Victim discusses case against St. Cloud diocese, former deacon

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(SC Times) A man who lives in the state of Virginia has sued the St. Cloud diocese and former deacon Michael Weber, accusing Weber of sexual abuse and the diocese of covering it up.

The lawsuit is another blow to an otherwise stellar career that saw Weber, a Foley native and St. John’s University graduate, hold high-ranking positions in agencies focused on protecting children from abuse and neglect.

The allegations in the lawsuit, filed in Hennepin County and announced at a news conference Tuesday by attorney Jeff Anderson, reference three male victims who have accused Weber of sexually abusing them from 1968-1970.

“We have good information of five victims that have credibly disclosed” abuse against them by Weber, Anderson said. “We believe there are more.”

Some of the abuse is alleged to have happened at Weber’s family home in Foley. The Virginia man accuses Weber of abusing him during an Alexandria camping trip in the summer of 1970 that the boy’s family took with other Catholic families.

The Virginia man, known in court documents at John Doe HT, identified himself to reporters Tuesday by his first name, Terry. He was 6 at the time of the alleged abuse. The civil complaint accused Weber of establishing a relationship with Terry by offering him bubble gum. Weber asked the boy to stay in his tent with him, and the boy’s parents allowed the boy to do that because they trusted Weber. Part of that trust was based on the belief that Weber was a religious leader, a deacon who wore a priest’s collar when he met Terry’s parents.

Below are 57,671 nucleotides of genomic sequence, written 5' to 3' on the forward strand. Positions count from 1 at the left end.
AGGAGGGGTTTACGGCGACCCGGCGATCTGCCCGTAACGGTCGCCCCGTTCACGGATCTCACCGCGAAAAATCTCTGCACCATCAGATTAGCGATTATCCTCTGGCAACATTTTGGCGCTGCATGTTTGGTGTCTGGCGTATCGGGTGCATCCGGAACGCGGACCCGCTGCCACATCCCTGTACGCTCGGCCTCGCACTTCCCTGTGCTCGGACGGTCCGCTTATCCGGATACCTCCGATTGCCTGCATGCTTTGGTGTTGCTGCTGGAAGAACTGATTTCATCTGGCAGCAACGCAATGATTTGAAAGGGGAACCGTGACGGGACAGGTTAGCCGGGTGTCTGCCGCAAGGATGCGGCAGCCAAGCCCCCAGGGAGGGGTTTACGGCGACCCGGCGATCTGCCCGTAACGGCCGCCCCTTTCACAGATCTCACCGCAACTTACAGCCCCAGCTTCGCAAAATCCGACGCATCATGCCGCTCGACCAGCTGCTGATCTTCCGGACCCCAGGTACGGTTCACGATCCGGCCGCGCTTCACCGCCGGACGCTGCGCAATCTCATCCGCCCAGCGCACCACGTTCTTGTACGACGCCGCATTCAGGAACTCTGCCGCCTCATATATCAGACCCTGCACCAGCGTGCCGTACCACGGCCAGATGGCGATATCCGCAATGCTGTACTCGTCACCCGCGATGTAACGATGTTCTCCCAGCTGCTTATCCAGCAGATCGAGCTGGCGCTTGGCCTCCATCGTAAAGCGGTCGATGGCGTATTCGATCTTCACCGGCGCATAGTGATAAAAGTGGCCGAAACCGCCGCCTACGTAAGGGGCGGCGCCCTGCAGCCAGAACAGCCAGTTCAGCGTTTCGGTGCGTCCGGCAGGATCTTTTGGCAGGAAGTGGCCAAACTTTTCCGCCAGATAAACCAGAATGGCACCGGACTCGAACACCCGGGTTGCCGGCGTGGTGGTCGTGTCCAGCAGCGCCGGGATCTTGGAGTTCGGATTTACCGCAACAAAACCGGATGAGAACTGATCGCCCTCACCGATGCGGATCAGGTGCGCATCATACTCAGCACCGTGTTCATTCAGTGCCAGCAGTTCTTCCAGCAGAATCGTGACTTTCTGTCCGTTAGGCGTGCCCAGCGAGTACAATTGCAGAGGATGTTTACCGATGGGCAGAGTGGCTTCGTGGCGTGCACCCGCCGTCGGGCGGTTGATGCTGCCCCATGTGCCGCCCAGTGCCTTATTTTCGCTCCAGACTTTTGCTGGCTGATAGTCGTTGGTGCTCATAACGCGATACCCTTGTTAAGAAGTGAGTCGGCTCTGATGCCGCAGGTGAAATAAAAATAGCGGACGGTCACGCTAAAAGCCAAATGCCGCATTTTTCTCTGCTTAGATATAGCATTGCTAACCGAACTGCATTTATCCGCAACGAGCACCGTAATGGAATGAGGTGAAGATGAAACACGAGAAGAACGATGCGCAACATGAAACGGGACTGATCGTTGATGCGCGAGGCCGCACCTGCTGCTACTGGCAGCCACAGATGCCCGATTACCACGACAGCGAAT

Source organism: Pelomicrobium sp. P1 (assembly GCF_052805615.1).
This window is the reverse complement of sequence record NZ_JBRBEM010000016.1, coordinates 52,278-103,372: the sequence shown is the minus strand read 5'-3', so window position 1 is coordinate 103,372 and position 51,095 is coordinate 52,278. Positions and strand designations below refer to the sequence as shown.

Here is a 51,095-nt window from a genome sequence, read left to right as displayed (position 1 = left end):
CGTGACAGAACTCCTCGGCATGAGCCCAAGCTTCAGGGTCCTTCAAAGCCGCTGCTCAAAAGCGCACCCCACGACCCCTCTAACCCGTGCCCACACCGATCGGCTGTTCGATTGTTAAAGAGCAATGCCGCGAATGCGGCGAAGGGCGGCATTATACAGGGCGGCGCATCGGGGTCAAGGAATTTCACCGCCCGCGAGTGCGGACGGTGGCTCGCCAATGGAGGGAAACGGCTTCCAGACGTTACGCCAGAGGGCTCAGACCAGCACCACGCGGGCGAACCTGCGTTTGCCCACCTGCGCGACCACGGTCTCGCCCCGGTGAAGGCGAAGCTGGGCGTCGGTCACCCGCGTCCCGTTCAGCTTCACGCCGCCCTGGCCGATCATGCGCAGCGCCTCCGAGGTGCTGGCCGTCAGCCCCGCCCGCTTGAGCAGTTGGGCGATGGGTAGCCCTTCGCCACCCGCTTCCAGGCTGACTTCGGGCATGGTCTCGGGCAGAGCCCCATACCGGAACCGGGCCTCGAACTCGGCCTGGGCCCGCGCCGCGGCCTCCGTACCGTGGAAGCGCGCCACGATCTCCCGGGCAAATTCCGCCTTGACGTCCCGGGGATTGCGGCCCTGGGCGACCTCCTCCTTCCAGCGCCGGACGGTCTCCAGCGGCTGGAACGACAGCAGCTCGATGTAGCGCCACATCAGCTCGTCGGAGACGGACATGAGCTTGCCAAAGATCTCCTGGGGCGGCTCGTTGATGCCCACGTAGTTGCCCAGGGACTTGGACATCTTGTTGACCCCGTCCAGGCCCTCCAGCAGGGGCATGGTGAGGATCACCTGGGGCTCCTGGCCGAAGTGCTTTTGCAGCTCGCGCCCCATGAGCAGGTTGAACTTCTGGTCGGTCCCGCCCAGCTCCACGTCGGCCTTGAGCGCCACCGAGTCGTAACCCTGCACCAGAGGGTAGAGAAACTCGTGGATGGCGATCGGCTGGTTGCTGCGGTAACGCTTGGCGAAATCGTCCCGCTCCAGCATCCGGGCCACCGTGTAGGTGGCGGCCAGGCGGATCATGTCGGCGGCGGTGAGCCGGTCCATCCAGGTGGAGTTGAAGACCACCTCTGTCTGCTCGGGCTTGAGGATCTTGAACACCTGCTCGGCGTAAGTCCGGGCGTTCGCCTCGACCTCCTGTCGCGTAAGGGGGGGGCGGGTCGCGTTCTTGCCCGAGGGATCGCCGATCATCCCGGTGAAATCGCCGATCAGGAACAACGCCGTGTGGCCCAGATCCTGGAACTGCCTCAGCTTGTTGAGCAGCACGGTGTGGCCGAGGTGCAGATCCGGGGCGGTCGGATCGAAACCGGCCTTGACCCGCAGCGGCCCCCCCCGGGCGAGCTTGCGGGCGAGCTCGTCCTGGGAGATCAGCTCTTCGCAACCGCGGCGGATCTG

Terry accuses Weber of sexually abusing him during the night, and when Terry woke up in the morning he ran screaming from the tent, according to the lawsuit.

In an interview Tuesday, Terry said he was at a Dec. 4 listening session at Church of the Holy Spirit in St. Cloud, where Weber worked as a deacon in late 1969 and 1970. The listening session was scheduled after the diocese received what it called “credible allegations” against Weber.

A woman at the session stood and told a story of a camping trip in the summer of 1970 in Alexandria. She told the audience that she recalled hearing a young boy scream during the night at the camp.

“I stood up and said that was me,” Terry said in an interview Tuesday.

Shortly after the tent incident, he told his parents what happened, and his parents met the next day with a counselor from Caritas Family Service Agency who was a friend of Weber’s.

The lawsuit accuses the counselor, identified as Dan Carle, of telling the boy’s parents that Weber “was sick and that he had been counseling” Weber. Carle allegedly remarked that Weber “wasn’t ready” and that Carle had “gambled and lost.” Carle also acknowledged to the boy’s parents that he had treated Weber for pedophilia, according to the lawsuit.

A message left today for Carle, who lives in St. Cloud and continues to run a counseling service, was not immediately returned. Weber has not returned repeated messages left for him seeking his comment.

The lawsuit alleges that the diocese failed to protect Terry even though it knew about allegations against Weber before Terry was assaulted in 1970 in Alexandria.